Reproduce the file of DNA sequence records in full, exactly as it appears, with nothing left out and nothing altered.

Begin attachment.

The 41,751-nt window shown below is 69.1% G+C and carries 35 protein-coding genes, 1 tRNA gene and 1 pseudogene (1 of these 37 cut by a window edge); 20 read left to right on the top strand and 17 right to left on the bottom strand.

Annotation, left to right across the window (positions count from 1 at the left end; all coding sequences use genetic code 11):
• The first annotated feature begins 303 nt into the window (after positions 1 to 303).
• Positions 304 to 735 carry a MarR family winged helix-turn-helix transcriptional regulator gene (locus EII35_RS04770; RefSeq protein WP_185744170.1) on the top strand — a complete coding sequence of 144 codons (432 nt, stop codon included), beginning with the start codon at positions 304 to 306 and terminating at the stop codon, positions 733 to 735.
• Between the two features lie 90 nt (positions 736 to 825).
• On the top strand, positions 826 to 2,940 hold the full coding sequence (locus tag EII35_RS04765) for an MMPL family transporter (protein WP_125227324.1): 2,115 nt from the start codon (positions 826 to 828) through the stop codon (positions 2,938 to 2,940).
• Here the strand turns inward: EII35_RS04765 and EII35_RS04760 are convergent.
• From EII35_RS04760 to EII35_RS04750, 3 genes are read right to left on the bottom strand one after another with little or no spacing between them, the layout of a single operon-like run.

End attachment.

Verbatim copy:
The 41,751-nt window shown below is 69.1% G+C and carries 35 protein-coding genes, 1 tRNA gene and 1 pseudogene (1 of these 37 cut by a window edge); 20 read left to right on the top strand and 17 right to left on the bottom strand.

Annotation, left to right across the window (positions count from 1 at the left end; all coding sequences use genetic code 11):
• The first annotated feature begins 303 nt into the window (after positions 1 to 303).
• Positions 304 to 735 carry a MarR family winged helix-turn-helix transcriptional regulator gene (locus EII35_RS04770; RefSeq protein WP_185744170.1) on the top strand — a complete coding sequence of 144 codons (432 nt, stop codon included), beginning with the start codon at positions 304 to 306 and terminating at the stop codon, positions 733 to 735.
• Between the two features lie 90 nt (positions 736 to 825).
• On the top strand, positions 826 to 2,940 hold the full coding sequence (locus tag EII35_RS04765) for an MMPL family transporter (protein WP_125227324.1): 2,115 nt from the start codon (positions 826 to 828) through the stop codon (positions 2,938 to 2,940).
• Here the strand turns inward: EII35_RS04765 and EII35_RS04760 are convergent.
• From EII35_RS04760 to EII35_RS04750, 3 genes are read right to left on the bottom strand one after another with little or no spacing between them, the layout of a single operon-like run.